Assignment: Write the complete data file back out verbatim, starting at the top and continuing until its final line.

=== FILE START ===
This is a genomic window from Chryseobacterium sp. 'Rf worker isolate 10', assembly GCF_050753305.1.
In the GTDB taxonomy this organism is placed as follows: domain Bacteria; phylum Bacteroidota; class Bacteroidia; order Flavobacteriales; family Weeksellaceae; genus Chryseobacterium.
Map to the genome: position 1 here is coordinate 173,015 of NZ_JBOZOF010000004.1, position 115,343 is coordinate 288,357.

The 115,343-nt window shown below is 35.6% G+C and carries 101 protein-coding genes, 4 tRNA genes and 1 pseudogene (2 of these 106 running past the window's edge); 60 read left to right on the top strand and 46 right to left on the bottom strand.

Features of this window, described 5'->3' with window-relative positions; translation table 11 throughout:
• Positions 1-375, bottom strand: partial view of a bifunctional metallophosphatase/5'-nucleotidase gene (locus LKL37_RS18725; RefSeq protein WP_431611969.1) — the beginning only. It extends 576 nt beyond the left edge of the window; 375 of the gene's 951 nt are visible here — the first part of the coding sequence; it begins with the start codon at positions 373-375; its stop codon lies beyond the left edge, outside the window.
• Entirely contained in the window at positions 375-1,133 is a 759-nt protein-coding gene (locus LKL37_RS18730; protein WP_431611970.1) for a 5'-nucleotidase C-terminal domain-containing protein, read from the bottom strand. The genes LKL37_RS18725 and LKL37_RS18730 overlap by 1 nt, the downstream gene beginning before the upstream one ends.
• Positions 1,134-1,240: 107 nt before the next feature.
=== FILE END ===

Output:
This is a genomic window from Chryseobacterium sp. 'Rf worker isolate 10', assembly GCF_050753305.1.
In the GTDB taxonomy this organism is placed as follows: domain Bacteria; phylum Bacteroidota; class Bacteroidia; order Flavobacteriales; family Weeksellaceae; genus Chryseobacterium.
Map to the genome: position 1 here is coordinate 173,015 of NZ_JBOZOF010000004.1, position 115,343 is coordinate 288,357.

The 115,343-nt window shown below is 35.6% G+C and carries 101 protein-coding genes, 4 tRNA genes and 1 pseudogene (2 of these 106 running past the window's edge); 60 read left to right on the top strand and 46 right to left on the bottom strand.

Features of this window, described 5'->3' with window-relative positions; translation table 11 throughout:
• Positions 1-375, bottom strand: partial view of a bifunctional metallophosphatase/5'-nucleotidase gene (locus LKL37_RS18725; RefSeq protein WP_431611969.1) — the beginning only. It extends 576 nt beyond the left edge of the window; 375 of the gene's 951 nt are visible here — the first part of the coding sequence; it begins with the start codon at positions 373-375; its stop codon lies beyond the left edge, outside the window.
• Entirely contained in the window at positions 375-1,133 is a 759-nt protein-coding gene (locus LKL37_RS18730; protein WP_431611970.1) for a 5'-nucleotidase C-terminal domain-containing protein, read from the bottom strand. The genes LKL37_RS18725 and LKL37_RS18730 overlap by 1 nt, the downstream gene beginning before the upstream one ends.
• Positions 1,134-1,240: 107 nt before the next feature.